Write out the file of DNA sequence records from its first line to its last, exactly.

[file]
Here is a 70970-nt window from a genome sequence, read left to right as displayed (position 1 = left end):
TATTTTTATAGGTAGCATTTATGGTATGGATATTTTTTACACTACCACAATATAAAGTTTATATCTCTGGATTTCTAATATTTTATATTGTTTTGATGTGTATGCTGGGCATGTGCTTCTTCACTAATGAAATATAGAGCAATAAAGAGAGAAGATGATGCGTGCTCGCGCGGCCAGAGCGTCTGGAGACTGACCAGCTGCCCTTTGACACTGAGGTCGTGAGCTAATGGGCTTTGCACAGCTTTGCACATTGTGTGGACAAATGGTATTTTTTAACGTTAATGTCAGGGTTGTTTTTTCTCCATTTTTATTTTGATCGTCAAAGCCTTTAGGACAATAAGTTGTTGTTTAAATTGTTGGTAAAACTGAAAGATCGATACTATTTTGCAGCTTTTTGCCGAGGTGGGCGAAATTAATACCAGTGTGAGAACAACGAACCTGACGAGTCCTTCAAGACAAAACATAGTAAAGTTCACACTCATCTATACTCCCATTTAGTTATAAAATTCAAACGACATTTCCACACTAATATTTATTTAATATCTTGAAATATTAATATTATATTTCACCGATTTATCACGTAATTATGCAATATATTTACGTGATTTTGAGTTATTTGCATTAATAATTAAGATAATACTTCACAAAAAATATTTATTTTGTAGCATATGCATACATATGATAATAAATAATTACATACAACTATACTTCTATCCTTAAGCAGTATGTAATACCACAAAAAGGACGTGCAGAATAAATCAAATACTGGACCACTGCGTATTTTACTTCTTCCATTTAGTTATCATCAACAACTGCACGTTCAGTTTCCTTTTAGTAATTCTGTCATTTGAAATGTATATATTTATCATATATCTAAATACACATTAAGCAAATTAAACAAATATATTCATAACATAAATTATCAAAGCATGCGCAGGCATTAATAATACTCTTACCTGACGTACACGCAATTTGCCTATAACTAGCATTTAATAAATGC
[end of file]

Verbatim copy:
Here is a 70970-nt window from a genome sequence, read left to right as displayed (position 1 = left end):
TATTTTTATAGGTAGCATTTATGGTATGGATATTTTTTACACTACCACAATATAAAGTTTATATCTCTGGATTTCTAATATTTTATATTGTTTTGATGTGTATGCTGGGCATGTGCTTCTTCACTAATGAAATATAGAGCAATAAAGAGAGAAGATGATGCGTGCTCGCGCGGCCAGAGCGTCTGGAGACTGACCAGCTGCCCTTTGACACTGAGGTCGTGAGCTAATGGGCTTTGCACAGCTTTGCACATTGTGTGGACAAATGGTATTTTTTAACGTTAATGTCAGGGTTGTTTTTTCTCCATTTTTATTTTGATCGTCAAAGCCTTTAGGACAATAAGTTGTTGTTTAAATTGTTGGTAAAACTGAAAGATCGATACTATTTTGCAGCTTTTTGCCGAGGTGGGCGAAATTAATACCAGTGTGAGAACAACGAACCTGACGAGTCCTTCAAGACAAAACATAGTAAAGTTCACACTCATCTATACTCCCATTTAGTTATAAAATTCAAACGACATTTCCACACTAATATTTATTTAATATCTTGAAATATTAATATTATATTTCACCGATTTATCACGTAATTATGCAATATATTTACGTGATTTTGAGTTATTTGCATTAATAATTAAGATAATACTTCACAAAAAATATTTATTTTGTAGCATATGCATACATATGATAATAAATAATTACATACAACTATACTTCTATCCTTAAGCAGTATGTAATACCACAAAAAGGACGTGCAGAATAAATCAAATACTGGACCACTGCGTATTTTACTTCTTCCATTTAGTTATCATCAACAACTGCACGTTCAGTTTCCTTTTAGTAATTCTGTCATTTGAAATGTATATATTTATCATATATCTAAATACACATTAAGCAAATTAAACAAATATATTCATAACATAAATTATCAAAGCATGCGCAGGCATTAATAATACTCTTACCTGACGTACACGCAATTTGCCTATAACTAGCATTTAATAAATGC